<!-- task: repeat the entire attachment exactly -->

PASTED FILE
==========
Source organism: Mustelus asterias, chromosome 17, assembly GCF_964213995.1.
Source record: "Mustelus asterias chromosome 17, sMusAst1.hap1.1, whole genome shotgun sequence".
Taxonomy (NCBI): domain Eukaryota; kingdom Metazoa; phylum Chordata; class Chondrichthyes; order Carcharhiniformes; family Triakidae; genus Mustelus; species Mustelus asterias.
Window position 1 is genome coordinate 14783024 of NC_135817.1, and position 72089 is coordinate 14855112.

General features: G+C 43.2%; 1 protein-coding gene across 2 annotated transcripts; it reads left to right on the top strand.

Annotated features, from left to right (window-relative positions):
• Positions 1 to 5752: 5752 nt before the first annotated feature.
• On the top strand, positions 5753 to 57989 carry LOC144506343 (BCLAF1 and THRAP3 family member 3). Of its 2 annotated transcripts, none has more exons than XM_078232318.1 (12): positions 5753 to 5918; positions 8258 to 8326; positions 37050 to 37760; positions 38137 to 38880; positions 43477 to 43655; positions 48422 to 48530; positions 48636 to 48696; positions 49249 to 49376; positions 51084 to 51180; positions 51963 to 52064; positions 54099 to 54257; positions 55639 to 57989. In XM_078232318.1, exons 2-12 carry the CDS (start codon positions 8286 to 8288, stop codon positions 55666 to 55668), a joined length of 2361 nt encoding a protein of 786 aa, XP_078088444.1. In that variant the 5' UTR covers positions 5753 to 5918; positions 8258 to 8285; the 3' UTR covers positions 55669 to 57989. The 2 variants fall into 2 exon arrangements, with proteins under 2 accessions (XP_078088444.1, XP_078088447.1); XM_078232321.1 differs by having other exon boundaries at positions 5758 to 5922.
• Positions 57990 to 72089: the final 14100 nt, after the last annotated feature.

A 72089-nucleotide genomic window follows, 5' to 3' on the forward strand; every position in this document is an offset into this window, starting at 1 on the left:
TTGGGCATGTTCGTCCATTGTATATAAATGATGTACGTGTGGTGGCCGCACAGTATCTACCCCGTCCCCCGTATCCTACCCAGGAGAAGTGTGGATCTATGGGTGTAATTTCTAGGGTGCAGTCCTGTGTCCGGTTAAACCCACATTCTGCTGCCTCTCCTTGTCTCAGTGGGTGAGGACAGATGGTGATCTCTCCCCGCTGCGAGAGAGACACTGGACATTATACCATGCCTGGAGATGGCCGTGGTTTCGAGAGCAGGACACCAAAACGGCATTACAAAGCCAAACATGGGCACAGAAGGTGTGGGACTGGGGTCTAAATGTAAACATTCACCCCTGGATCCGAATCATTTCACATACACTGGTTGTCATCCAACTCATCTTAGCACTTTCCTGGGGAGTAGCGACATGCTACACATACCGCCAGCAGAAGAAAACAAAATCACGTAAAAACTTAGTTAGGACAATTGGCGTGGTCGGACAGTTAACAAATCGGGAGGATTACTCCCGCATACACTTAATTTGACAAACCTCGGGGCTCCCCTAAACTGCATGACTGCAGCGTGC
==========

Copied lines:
Source organism: Mustelus asterias, chromosome 17, assembly GCF_964213995.1.
Source record: "Mustelus asterias chromosome 17, sMusAst1.hap1.1, whole genome shotgun sequence".
Taxonomy (NCBI): domain Eukaryota; kingdom Metazoa; phylum Chordata; class Chondrichthyes; order Carcharhiniformes; family Triakidae; genus Mustelus; species Mustelus asterias.
Window position 1 is genome coordinate 14783024 of NC_135817.1, and position 72089 is coordinate 14855112.

General features: G+C 43.2%; 1 protein-coding gene across 2 annotated transcripts; it reads left to right on the top strand.

Annotated features, from left to right (window-relative positions):
• Positions 1 to 5752: 5752 nt before the first annotated feature.
• On the top strand, positions 5753 to 57989 carry LOC144506343 (BCLAF1 and THRAP3 family member 3). Of its 2 annotated transcripts, none has more exons than XM_078232318.1 (12): positions 5753 to 5918; positions 8258 to 8326; positions 37050 to 37760; positions 38137 to 38880; positions 43477 to 43655; positions 48422 to 48530; positions 48636 to 48696; positions 49249 to 49376; positions 51084 to 51180; positions 51963 to 52064; positions 54099 to 54257; positions 55639 to 57989. In XM_078232318.1, exons 2-12 carry the CDS (start codon positions 8286 to 8288, stop codon positions 55666 to 55668), a joined length of 2361 nt encoding a protein of 786 aa, XP_078088444.1. In that variant the 5' UTR covers positions 5753 to 5918; positions 8258 to 8285; the 3' UTR covers positions 55669 to 57989. The 2 variants fall into 2 exon arrangements, with proteins under 2 accessions (XP_078088444.1, XP_078088447.1); XM_078232321.1 differs by having other exon boundaries at positions 5758 to 5922.
• Positions 57990 to 72089: the final 14100 nt, after the last annotated feature.

A 72089-nucleotide genomic window follows, 5' to 3' on the forward strand; every position in this document is an offset into this window, starting at 1 on the left:
TTGGGCATGTTCGTCCATTGTATATAAATGATGTACGTGTGGTGGCCGCACAGTATCTACCCCGTCCCCCGTATCCTACCCAGGAGAAGTGTGGATCTATGGGTGTAATTTCTAGGGTGCAGTCCTGTGTCCGGTTAAACCCACATTCTGCTGCCTCTCCTTGTCTCAGTGGGTGAGGACAGATGGTGATCTCTCCCCGCTGCGAGAGAGACACTGGACATTATACCATGCCTGGAGATGGCCGTGGTTTCGAGAGCAGGACACCAAAACGGCATTACAAAGCCAAACATGGGCACAGAAGGTGTGGGACTGGGGTCTAAATGTAAACATTCACCCCTGGATCCGAATCATTTCACATACACTGGTTGTCATCCAACTCATCTTAGCACTTTCCTGGGGAGTAGCGACATGCTACACATACCGCCAGCAGAAGAAAACAAAATCACGTAAAAACTTAGTTAGGACAATTGGCGTGGTCGGACAGTTAACAAATCGGGAGGATTACTCCCGCATACACTTAATTTGACAAACCTCGGGGCTCCCCTAAACTGCATGACTGCAGCGTGC